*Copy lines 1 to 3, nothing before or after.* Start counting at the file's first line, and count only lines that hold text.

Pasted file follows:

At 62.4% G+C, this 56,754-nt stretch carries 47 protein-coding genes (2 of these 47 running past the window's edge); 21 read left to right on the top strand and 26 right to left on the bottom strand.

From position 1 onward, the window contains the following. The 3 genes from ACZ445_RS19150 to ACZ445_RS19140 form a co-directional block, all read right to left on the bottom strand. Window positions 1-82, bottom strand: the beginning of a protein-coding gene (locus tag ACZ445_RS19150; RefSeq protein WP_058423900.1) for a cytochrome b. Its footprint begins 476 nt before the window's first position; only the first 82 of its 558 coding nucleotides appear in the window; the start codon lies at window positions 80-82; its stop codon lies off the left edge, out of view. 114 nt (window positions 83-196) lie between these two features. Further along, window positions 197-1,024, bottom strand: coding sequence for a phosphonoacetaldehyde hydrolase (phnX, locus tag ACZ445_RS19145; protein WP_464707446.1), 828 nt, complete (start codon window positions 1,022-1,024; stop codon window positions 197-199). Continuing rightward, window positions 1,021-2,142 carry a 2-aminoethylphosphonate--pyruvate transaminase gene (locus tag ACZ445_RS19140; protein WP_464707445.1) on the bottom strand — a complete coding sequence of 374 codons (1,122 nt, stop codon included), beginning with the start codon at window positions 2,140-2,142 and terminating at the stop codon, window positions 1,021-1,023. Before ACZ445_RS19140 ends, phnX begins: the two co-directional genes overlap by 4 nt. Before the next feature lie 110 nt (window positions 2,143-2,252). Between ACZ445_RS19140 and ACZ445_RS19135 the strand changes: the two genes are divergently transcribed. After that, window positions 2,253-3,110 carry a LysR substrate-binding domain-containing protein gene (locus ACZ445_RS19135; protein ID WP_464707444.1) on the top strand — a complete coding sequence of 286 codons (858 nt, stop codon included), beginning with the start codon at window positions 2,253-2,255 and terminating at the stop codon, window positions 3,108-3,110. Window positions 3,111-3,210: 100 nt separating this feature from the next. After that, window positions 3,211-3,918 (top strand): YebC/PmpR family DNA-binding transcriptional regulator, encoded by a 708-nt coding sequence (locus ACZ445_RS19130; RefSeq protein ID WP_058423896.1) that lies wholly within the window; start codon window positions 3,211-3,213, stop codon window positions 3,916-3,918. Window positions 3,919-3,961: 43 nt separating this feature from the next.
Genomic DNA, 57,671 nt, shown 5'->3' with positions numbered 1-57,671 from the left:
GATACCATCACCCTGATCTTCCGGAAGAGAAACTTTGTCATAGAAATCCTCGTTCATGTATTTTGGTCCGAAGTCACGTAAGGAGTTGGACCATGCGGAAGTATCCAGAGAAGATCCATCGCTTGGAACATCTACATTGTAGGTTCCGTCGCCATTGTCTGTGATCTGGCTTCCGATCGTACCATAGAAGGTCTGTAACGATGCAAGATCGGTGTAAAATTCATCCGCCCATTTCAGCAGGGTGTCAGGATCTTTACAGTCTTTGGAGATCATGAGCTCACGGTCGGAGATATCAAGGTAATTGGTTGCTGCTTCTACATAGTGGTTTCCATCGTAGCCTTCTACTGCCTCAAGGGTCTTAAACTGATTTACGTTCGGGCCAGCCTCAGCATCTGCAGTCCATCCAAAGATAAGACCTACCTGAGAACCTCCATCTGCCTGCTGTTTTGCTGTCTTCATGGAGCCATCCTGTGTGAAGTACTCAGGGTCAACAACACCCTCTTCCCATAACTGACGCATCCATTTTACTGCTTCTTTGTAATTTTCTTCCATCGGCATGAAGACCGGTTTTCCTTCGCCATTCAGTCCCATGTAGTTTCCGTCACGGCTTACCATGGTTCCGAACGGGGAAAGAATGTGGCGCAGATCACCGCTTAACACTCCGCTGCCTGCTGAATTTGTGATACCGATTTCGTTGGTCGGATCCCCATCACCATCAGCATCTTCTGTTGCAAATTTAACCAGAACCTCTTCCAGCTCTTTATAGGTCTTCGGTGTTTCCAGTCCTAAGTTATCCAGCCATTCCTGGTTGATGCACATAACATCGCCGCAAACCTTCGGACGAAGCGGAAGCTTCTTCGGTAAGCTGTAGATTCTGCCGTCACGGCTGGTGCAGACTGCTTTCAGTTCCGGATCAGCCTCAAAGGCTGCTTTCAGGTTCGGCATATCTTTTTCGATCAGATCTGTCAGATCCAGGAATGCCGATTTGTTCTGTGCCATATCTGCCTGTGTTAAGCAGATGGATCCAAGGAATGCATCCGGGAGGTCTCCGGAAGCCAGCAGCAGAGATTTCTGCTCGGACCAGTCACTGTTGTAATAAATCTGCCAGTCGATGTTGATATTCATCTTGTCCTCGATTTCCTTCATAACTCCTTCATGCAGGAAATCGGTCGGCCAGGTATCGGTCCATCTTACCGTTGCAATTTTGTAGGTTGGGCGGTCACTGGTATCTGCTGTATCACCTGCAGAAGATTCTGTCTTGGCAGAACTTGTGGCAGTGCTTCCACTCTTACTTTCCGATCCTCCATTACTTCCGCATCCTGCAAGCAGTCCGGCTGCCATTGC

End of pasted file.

At 62.4% G+C, this 56,754-nt stretch carries 47 protein-coding genes (2 of these 47 running past the window's edge); 21 read left to right on the top strand and 26 right to left on the bottom strand.

From position 1 onward, the window contains the following. The 3 genes from ACZ445_RS19150 to ACZ445_RS19140 form a co-directional block, all read right to left on the bottom strand. Window positions 1-82, bottom strand: the beginning of a protein-coding gene (locus tag ACZ445_RS19150; RefSeq protein WP_058423900.1) for a cytochrome b. Its footprint begins 476 nt before the window's first position; only the first 82 of its 558 coding nucleotides appear in the window; the start codon lies at window positions 80-82; its stop codon lies off the left edge, out of view. 114 nt (window positions 83-196) lie between these two features. Further along, window positions 197-1,024, bottom strand: coding sequence for a phosphonoacetaldehyde hydrolase (phnX, locus tag ACZ445_RS19145; protein WP_464707446.1), 828 nt, complete (start codon window positions 1,022-1,024; stop codon window positions 197-199). Continuing rightward, window positions 1,021-2,142 carry a 2-aminoethylphosphonate--pyruvate transaminase gene (locus tag ACZ445_RS19140; protein WP_464707445.1) on the bottom strand — a complete coding sequence of 374 codons (1,122 nt, stop codon included), beginning with the start codon at window positions 2,140-2,142 and terminating at the stop codon, window positions 1,021-1,023. Before ACZ445_RS19140 ends, phnX begins: the two co-directional genes overlap by 4 nt. Before the next feature lie 110 nt (window positions 2,143-2,252). Between ACZ445_RS19140 and ACZ445_RS19135 the strand changes: the two genes are divergently transcribed. After that, window positions 2,253-3,110 carry a LysR substrate-binding domain-containing protein gene (locus ACZ445_RS19135; protein ID WP_464707444.1) on the top strand — a complete coding sequence of 286 codons (858 nt, stop codon included), beginning with the start codon at window positions 2,253-2,255 and terminating at the stop codon, window positions 3,108-3,110. Window positions 3,111-3,210: 100 nt separating this feature from the next. After that, window positions 3,211-3,918 (top strand): YebC/PmpR family DNA-binding transcriptional regulator, encoded by a 708-nt coding sequence (locus ACZ445_RS19130; RefSeq protein ID WP_058423896.1) that lies wholly within the window; start codon window positions 3,211-3,213, stop codon window positions 3,916-3,918. Window positions 3,919-3,961: 43 nt separating this feature from the next.
Genomic DNA, 57,671 nt, shown 5'->3' with positions numbered 1-57,671 from the left: